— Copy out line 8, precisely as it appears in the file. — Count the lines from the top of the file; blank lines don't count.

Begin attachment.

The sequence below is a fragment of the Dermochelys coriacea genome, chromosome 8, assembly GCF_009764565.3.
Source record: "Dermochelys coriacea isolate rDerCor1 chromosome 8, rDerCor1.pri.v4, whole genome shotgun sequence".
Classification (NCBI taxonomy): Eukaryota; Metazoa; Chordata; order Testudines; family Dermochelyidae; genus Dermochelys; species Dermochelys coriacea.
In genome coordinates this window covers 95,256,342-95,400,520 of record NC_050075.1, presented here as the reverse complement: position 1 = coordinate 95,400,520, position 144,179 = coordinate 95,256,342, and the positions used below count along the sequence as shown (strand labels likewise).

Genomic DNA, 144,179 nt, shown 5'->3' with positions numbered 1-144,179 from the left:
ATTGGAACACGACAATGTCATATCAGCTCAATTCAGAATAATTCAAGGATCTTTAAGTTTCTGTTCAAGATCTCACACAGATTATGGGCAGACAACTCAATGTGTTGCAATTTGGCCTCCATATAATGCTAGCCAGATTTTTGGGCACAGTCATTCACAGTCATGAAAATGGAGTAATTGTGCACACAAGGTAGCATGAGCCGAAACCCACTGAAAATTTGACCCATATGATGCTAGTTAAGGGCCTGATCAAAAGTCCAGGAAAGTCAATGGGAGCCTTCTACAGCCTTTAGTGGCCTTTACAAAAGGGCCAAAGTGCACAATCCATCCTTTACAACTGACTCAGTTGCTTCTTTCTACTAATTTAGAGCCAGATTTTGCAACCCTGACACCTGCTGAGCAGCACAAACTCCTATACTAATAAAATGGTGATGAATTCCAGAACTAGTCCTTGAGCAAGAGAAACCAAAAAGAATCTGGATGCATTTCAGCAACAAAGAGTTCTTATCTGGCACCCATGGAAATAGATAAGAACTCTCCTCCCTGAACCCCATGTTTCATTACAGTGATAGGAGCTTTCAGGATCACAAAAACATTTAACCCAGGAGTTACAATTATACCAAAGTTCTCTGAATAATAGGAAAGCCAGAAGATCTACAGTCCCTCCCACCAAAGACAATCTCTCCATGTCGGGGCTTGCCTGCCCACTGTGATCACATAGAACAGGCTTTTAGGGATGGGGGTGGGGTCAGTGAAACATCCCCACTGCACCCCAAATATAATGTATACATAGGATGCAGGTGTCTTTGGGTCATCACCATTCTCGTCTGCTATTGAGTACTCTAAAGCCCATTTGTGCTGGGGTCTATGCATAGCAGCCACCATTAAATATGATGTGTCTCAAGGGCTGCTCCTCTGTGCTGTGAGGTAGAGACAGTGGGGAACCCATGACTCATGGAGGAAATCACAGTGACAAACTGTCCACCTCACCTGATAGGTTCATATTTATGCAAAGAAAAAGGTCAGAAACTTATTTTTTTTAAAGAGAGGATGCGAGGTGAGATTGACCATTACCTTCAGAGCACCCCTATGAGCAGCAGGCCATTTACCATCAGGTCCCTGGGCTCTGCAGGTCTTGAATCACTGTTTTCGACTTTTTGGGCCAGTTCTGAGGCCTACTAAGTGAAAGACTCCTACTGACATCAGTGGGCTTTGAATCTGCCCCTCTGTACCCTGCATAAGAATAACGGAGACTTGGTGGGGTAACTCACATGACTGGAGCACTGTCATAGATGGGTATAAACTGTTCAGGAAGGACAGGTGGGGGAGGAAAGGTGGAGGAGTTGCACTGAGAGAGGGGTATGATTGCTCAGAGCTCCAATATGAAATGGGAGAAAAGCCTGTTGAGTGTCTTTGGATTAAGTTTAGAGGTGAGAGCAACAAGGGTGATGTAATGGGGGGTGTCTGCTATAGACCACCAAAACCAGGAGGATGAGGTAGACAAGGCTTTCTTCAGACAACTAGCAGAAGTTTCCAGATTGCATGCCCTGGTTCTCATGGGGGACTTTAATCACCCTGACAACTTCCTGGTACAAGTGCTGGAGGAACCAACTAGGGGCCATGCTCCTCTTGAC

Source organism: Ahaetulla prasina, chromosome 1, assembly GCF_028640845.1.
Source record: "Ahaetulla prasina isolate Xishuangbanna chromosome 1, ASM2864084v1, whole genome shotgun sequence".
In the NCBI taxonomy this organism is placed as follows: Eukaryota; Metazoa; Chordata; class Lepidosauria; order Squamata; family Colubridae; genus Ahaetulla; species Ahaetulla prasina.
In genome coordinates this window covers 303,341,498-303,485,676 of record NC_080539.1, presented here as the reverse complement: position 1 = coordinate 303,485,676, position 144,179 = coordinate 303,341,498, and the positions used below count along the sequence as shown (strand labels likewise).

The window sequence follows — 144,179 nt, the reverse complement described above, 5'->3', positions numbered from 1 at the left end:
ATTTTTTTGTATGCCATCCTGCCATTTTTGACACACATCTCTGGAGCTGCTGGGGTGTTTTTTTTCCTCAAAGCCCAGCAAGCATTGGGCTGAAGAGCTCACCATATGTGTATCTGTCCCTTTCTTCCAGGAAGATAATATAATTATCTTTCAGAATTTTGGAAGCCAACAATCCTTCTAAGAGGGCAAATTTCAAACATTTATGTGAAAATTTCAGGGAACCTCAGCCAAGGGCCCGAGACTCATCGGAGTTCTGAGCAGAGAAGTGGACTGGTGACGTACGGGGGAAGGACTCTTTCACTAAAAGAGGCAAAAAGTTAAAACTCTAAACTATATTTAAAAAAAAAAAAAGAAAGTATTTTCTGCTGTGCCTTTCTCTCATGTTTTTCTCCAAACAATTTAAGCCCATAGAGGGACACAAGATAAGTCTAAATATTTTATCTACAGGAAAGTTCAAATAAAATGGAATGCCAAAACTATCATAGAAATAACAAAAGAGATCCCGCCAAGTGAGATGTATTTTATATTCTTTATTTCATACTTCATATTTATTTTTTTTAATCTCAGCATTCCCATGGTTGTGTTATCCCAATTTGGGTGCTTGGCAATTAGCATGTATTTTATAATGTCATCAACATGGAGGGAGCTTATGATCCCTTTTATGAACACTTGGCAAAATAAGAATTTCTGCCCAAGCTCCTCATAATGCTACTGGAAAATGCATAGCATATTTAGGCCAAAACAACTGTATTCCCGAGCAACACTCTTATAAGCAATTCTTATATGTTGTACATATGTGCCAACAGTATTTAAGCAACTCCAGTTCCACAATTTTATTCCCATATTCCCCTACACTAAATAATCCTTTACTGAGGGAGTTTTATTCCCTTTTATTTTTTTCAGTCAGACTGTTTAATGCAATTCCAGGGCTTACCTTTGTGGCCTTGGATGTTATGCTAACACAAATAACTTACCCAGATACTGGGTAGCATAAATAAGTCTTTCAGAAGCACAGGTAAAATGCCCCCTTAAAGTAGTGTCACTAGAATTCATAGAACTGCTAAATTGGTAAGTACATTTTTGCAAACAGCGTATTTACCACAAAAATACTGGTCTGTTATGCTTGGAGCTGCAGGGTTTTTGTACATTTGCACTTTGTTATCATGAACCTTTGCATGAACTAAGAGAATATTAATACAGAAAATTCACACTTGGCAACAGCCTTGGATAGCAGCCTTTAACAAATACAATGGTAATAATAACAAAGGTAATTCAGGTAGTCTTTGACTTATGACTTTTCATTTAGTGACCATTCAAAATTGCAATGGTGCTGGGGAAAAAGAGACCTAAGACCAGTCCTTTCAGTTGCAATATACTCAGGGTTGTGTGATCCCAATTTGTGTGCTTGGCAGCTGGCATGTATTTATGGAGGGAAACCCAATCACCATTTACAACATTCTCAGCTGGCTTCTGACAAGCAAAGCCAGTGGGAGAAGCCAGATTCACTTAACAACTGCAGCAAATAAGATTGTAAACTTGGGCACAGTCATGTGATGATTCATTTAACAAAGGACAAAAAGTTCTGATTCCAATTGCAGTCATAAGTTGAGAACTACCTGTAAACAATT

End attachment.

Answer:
Source record: "Ahaetulla prasina isolate Xishuangbanna chromosome 1, ASM2864084v1, whole genome shotgun sequence".